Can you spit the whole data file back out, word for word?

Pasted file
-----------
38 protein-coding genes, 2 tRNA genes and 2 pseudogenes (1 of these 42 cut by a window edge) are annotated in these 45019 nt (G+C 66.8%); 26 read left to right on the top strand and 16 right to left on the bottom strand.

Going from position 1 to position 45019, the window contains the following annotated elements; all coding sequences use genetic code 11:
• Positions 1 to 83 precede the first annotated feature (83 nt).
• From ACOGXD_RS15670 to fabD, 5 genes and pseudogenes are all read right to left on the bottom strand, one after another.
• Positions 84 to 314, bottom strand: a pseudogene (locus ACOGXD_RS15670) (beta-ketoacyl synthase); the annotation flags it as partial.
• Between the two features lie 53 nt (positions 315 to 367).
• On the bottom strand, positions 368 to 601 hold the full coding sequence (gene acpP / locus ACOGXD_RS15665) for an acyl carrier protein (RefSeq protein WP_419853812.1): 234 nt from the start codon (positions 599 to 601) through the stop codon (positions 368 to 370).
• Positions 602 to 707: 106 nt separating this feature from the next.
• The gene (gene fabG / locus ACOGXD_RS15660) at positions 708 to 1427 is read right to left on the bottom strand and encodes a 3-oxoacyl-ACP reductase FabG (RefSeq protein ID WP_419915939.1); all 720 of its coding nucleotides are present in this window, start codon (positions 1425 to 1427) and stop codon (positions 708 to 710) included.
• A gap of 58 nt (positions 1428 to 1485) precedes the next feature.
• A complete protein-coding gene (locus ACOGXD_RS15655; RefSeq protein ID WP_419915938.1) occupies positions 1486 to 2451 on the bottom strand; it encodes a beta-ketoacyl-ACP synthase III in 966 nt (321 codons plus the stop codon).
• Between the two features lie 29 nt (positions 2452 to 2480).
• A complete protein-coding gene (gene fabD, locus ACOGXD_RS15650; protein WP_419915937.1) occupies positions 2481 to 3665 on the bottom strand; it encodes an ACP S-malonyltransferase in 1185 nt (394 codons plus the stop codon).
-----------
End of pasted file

38 protein-coding genes, 2 tRNA genes and 2 pseudogenes (1 of these 42 cut by a window edge) are annotated in these 45019 nt (G+C 66.8%); 26 read left to right on the top strand and 16 right to left on the bottom strand.

Going from position 1 to position 45019, the window contains the following annotated elements; all coding sequences use genetic code 11:
• Positions 1 to 83 precede the first annotated feature (83 nt).
• From ACOGXD_RS15670 to fabD, 5 genes and pseudogenes are all read right to left on the bottom strand, one after another.
• Positions 84 to 314, bottom strand: a pseudogene (locus ACOGXD_RS15670) (beta-ketoacyl synthase); the annotation flags it as partial.
• Between the two features lie 53 nt (positions 315 to 367).
• On the bottom strand, positions 368 to 601 hold the full coding sequence (gene acpP / locus ACOGXD_RS15665) for an acyl carrier protein (RefSeq protein WP_419853812.1): 234 nt from the start codon (positions 599 to 601) through the stop codon (positions 368 to 370).
• Positions 602 to 707: 106 nt separating this feature from the next.
• The gene (gene fabG / locus ACOGXD_RS15660) at positions 708 to 1427 is read right to left on the bottom strand and encodes a 3-oxoacyl-ACP reductase FabG (RefSeq protein ID WP_419915939.1); all 720 of its coding nucleotides are present in this window, start codon (positions 1425 to 1427) and stop codon (positions 708 to 710) included.
• A gap of 58 nt (positions 1428 to 1485) precedes the next feature.
• A complete protein-coding gene (locus ACOGXD_RS15655; RefSeq protein ID WP_419915938.1) occupies positions 1486 to 2451 on the bottom strand; it encodes a beta-ketoacyl-ACP synthase III in 966 nt (321 codons plus the stop codon).
• Between the two features lie 29 nt (positions 2452 to 2480).
• A complete protein-coding gene (gene fabD, locus ACOGXD_RS15650; protein WP_419915937.1) occupies positions 2481 to 3665 on the bottom strand; it encodes an ACP S-malonyltransferase in 1185 nt (394 codons plus the stop codon).